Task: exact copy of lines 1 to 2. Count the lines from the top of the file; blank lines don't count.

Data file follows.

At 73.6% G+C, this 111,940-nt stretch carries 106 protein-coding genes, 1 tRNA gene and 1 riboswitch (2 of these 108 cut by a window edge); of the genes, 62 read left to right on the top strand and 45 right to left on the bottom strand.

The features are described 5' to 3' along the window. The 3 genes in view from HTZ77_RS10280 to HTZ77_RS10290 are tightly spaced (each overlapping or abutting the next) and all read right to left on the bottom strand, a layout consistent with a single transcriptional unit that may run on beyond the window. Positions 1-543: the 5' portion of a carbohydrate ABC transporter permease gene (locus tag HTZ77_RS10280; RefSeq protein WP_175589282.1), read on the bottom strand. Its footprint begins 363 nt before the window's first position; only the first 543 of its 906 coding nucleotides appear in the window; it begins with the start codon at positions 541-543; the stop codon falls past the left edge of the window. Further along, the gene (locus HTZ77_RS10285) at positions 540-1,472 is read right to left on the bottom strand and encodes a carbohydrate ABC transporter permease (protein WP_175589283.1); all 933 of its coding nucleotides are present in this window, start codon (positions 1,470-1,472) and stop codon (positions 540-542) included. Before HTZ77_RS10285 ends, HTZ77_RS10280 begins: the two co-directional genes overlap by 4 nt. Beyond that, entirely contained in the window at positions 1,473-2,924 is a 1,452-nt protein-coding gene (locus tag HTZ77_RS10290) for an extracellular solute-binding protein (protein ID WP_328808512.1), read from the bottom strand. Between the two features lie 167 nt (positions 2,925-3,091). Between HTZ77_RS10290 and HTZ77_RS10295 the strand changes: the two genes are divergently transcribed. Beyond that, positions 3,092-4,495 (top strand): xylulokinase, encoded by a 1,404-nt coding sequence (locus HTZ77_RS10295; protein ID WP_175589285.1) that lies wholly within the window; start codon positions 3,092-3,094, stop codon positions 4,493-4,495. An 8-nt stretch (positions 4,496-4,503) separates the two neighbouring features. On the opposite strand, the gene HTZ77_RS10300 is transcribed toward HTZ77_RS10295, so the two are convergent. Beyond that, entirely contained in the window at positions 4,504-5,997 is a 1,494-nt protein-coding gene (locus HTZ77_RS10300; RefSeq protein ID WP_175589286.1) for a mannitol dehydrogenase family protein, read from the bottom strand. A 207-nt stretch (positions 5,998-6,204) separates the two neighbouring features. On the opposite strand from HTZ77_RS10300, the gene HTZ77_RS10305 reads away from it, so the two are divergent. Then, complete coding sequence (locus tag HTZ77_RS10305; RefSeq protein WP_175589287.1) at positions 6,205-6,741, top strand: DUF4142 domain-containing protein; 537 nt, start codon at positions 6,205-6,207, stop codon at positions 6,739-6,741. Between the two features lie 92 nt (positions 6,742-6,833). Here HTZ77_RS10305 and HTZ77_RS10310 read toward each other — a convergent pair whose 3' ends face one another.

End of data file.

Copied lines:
At 73.6% G+C, this 111,940-nt stretch carries 106 protein-coding genes, 1 tRNA gene and 1 riboswitch (2 of these 108 cut by a window edge); of the genes, 62 read left to right on the top strand and 45 right to left on the bottom strand.

The features are described 5' to 3' along the window. The 3 genes in view from HTZ77_RS10280 to HTZ77_RS10290 are tightly spaced (each overlapping or abutting the next) and all read right to left on the bottom strand, a layout consistent with a single transcriptional unit that may run on beyond the window. Positions 1-543: the 5' portion of a carbohydrate ABC transporter permease gene (locus tag HTZ77_RS10280; RefSeq protein WP_175589282.1), read on the bottom strand. Its footprint begins 363 nt before the window's first position; only the first 543 of its 906 coding nucleotides appear in the window; it begins with the start codon at positions 541-543; the stop codon falls past the left edge of the window. Further along, the gene (locus HTZ77_RS10285) at positions 540-1,472 is read right to left on the bottom strand and encodes a carbohydrate ABC transporter permease (protein WP_175589283.1); all 933 of its coding nucleotides are present in this window, start codon (positions 1,470-1,472) and stop codon (positions 540-542) included. Before HTZ77_RS10285 ends, HTZ77_RS10280 begins: the two co-directional genes overlap by 4 nt. Beyond that, entirely contained in the window at positions 1,473-2,924 is a 1,452-nt protein-coding gene (locus tag HTZ77_RS10290) for an extracellular solute-binding protein (protein ID WP_328808512.1), read from the bottom strand. Between the two features lie 167 nt (positions 2,925-3,091). Between HTZ77_RS10290 and HTZ77_RS10295 the strand changes: the two genes are divergently transcribed. Beyond that, positions 3,092-4,495 (top strand): xylulokinase, encoded by a 1,404-nt coding sequence (locus HTZ77_RS10295; protein ID WP_175589285.1) that lies wholly within the window; start codon positions 3,092-3,094, stop codon positions 4,493-4,495. An 8-nt stretch (positions 4,496-4,503) separates the two neighbouring features. On the opposite strand, the gene HTZ77_RS10300 is transcribed toward HTZ77_RS10295, so the two are convergent. Beyond that, entirely contained in the window at positions 4,504-5,997 is a 1,494-nt protein-coding gene (locus HTZ77_RS10300; RefSeq protein ID WP_175589286.1) for a mannitol dehydrogenase family protein, read from the bottom strand. A 207-nt stretch (positions 5,998-6,204) separates the two neighbouring features. On the opposite strand from HTZ77_RS10300, the gene HTZ77_RS10305 reads away from it, so the two are divergent. Then, complete coding sequence (locus tag HTZ77_RS10305; RefSeq protein WP_175589287.1) at positions 6,205-6,741, top strand: DUF4142 domain-containing protein; 537 nt, start codon at positions 6,205-6,207, stop codon at positions 6,739-6,741. Between the two features lie 92 nt (positions 6,742-6,833). Here HTZ77_RS10305 and HTZ77_RS10310 read toward each other — a convergent pair whose 3' ends face one another.